Q: Readers have said that the style of your book reminds them of authors as diverse as Jules Verne, Charles Dickens and Colson Whitehead. Who have been your influences while writing Washington Black?

A: Influences are tricky things to isolate and pin down, and
they just seem to get trickier as I get older. I think the truest influences on this novel are works of nonfiction – popular histories such as Adam Hochschild’s Bury the Chains, and Andrea Wulf’s The Invention of Nature. I read such books assiduously during the writing. Certainly there is much of Thomas Clarkson buried within Titch, as well as a great deal of the German naturalist Alexander von Humboldt. These histories, among others, opened something in me: I was transported, and wanted to capture some of what it meant to live in their worlds, with all their attendant brutality and wonder.
 
Q: There’s incredible detail in the science in the book. Did you already have any knowledge about, for example, 19th century flying machines? Can you tell us a bit about your research process?
 
A: Richard Holmes – one of the great historians of the possible – wrote a fascinating overview of hot-air ballooning called Falling Upwards. That was a trove of information. I also read much about the study of marine life in the 19th century and the invention of the first aquarium. I enjoy research, and sometimes joke that writing books is just an excuse to read widely. “It might be of use!” I’ll tell myself, and immediately feel better. On my writing desk at present is a book on Patty Hearst, a book on cave art, and a book of poetry on eighteenth century gardens.
 
Q: Later on in the novel Washington Black becomes fascinated by marine biology. He is sent underwater to find a rare octopus and has the idea to hold an aquatic show in London. How did marine biology weave its way into the story, and what do you see as its place in the story?
 
A: I’m fascinated by historical science: discoveries, inventions, the dismissal of one theory
in favor of a better one. There’s something in that which resembles, I think, the way we go through the world, the stages of a life. Washington’s relationship to marine life shifts constantly, and his ability to capture it – whether literally, or through paint – becomes an expression of his own changing self. Its study is how he comes to have a sense of purpose and worth in the world, even as he recognizes that science is an imperfect field, and that its infinite theories can be warped into evil, as in the case of John Willard. But Washington’s true subject is freedom, and so it is no accident that it is he who seizes that octopus, and he who dedicates himself to the world’s first aquarium.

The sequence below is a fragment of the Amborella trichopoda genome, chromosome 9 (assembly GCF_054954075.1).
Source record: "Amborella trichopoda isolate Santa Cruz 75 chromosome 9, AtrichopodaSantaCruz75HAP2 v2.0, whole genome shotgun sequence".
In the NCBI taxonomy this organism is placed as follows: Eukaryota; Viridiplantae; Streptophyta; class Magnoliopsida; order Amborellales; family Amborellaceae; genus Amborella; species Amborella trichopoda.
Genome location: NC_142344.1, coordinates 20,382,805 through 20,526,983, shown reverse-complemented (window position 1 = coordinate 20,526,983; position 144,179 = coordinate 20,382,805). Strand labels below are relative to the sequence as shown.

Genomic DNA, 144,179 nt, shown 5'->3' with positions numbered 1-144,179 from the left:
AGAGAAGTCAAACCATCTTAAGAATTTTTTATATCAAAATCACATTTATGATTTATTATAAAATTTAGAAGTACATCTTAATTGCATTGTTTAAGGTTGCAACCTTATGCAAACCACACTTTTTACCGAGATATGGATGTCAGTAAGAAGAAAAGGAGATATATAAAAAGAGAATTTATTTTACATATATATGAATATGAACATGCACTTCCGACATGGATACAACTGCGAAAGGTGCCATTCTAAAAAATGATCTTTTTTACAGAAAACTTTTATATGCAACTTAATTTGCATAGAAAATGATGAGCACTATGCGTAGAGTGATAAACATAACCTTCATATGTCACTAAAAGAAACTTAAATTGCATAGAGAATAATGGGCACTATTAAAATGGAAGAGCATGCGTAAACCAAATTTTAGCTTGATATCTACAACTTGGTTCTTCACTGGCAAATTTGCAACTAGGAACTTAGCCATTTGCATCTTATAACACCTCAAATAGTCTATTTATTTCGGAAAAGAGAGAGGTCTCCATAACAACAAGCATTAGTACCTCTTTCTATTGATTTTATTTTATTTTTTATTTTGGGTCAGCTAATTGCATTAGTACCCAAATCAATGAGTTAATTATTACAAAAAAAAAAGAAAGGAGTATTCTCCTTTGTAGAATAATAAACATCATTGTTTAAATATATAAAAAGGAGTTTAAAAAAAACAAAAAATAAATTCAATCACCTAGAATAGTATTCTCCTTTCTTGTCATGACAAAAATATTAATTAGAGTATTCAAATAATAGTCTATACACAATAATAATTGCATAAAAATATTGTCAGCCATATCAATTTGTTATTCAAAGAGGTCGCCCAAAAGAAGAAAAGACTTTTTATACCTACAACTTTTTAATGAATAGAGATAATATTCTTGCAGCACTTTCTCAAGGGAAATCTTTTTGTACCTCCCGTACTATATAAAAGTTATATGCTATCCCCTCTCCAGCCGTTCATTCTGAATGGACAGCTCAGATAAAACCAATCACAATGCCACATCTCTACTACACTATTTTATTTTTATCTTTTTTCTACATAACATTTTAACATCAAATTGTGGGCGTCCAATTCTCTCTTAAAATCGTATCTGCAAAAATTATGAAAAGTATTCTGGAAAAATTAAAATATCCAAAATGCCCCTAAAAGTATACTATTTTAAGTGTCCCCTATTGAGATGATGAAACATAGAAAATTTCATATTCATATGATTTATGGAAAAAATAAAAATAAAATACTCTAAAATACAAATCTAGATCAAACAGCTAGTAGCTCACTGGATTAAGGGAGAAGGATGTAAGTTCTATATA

Q: In a recent interview you said “Confronting the world as a Black woman is my particular reality, one that informs my work in both obvious and subtle ways.” It feels like an important time for writers of color, with publishers being called out for non-diverse lists; for only publishing a certain type of “particular reality.” Do you feel there’s change in the air?
 
A: Certainly within the last twenty years or so a big push has been made to be more inclusionary. In Canada we are seeing more stories from previously unheard voices. I do think we can do better, and that many writers are still struggling to be heard. But it is a complicated and nuanced problem, and one that is made more complicated by the different cultures in the English-speaking world. An American friend of mine, a novelist, speaks for instance of the great divide she feels in her country between what she calls “different shades of black.” She has the sense that African American voices are being ignored in favor of immigrant African voices. In Canada I grew up with almost no African Canadian writers to emulate; my models came from abroad. That is changing now, slowly. My own feeling is that the rooms of literature are vast and deep, and we would do well to linger in them.